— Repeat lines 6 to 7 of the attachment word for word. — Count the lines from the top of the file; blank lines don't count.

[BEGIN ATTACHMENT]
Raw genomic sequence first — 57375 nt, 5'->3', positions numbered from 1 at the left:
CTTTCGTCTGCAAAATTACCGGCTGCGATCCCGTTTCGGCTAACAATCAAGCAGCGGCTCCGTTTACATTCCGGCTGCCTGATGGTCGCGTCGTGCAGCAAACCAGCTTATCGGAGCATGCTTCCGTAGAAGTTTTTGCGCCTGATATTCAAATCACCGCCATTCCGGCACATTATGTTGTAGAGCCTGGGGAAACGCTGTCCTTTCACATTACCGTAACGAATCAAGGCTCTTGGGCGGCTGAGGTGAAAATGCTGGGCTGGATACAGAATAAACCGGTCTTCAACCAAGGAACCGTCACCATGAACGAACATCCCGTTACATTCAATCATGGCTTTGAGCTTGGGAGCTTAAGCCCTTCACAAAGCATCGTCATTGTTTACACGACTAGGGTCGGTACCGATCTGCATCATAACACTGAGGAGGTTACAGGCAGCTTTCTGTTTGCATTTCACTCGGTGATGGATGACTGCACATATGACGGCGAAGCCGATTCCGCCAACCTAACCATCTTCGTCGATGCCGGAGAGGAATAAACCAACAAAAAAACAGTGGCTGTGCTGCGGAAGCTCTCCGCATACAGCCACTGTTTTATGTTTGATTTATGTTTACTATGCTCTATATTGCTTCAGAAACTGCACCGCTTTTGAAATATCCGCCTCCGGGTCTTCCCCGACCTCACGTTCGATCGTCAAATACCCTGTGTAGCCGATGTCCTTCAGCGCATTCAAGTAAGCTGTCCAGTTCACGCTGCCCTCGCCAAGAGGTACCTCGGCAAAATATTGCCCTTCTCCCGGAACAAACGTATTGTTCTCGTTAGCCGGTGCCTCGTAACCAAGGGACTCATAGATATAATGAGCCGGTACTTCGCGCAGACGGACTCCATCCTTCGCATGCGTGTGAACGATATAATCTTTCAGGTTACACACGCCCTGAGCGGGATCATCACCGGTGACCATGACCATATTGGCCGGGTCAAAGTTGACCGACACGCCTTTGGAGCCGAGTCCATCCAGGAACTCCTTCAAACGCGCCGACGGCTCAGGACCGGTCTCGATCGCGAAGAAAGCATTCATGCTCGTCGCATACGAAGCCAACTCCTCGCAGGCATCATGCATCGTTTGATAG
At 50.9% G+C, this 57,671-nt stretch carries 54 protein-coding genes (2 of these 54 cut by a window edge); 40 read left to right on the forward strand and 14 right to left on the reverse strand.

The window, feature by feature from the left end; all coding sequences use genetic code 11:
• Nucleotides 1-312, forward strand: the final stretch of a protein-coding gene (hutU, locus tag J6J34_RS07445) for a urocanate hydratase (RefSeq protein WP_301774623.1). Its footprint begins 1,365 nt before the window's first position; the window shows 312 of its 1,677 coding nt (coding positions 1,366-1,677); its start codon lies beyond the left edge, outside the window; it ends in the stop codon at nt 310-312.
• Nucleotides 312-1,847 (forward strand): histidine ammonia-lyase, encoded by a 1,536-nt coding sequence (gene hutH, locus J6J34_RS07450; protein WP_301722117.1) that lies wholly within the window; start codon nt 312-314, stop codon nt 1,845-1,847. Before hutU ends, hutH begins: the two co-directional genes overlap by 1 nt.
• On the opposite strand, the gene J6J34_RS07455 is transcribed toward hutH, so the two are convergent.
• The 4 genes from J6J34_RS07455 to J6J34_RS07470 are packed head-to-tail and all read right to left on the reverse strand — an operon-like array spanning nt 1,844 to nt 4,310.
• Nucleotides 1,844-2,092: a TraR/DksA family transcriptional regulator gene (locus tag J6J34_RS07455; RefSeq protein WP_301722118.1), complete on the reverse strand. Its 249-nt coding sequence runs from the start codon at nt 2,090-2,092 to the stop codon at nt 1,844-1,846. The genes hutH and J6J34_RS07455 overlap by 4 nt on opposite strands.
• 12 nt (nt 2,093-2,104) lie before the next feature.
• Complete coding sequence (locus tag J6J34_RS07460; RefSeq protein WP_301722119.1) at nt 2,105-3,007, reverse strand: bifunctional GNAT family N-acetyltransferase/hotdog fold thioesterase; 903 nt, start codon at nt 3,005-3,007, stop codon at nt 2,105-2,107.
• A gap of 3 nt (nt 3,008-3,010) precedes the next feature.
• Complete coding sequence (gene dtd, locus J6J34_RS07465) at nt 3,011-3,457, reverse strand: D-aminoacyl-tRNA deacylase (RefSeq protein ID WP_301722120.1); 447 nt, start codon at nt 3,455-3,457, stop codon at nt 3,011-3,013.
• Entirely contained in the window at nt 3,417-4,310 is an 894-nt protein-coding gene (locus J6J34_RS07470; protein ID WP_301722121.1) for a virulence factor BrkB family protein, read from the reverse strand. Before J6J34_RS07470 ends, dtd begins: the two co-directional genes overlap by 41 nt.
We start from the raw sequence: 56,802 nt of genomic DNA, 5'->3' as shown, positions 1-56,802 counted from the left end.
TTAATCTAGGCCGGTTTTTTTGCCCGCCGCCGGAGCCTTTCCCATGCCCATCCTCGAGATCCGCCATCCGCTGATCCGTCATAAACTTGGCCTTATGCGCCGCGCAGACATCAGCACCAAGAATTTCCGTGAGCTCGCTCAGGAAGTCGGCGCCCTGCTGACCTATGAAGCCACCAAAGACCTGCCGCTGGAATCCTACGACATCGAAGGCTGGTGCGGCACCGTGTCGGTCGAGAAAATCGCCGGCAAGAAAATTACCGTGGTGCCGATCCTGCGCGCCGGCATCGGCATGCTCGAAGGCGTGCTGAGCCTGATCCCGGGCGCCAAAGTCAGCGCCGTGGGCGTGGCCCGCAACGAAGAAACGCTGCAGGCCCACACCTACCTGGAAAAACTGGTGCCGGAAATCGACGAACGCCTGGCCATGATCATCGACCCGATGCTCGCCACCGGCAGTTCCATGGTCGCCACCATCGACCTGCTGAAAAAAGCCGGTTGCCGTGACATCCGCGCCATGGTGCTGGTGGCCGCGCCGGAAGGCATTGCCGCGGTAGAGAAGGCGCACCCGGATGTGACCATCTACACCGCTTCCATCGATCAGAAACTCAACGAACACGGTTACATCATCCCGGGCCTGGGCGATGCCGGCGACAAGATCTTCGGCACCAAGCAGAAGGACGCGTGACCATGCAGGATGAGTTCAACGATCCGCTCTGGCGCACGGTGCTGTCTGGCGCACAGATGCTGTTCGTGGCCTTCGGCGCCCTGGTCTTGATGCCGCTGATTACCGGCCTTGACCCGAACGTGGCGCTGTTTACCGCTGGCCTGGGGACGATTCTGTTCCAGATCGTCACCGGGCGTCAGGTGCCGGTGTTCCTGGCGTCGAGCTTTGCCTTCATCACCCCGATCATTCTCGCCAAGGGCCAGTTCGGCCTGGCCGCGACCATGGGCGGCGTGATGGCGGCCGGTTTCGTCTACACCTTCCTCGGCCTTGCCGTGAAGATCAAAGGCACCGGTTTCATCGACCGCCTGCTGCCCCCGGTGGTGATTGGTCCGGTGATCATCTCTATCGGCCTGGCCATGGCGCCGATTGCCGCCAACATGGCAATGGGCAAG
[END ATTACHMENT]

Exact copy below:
• Nucleotides 312-1,847 (forward strand): histidine ammonia-lyase, encoded by a 1,536-nt coding sequence (gene hutH, locus J6J34_RS07450; protein WP_301722117.1) that lies wholly within the window; start codon nt 312-314, stop codon nt 1,845-1,847. Before hutU ends, hutH begins: the two co-directional genes overlap by 1 nt.
• On the opposite strand, the gene J6J34_RS07455 is transcribed toward hutH, so the two are convergent.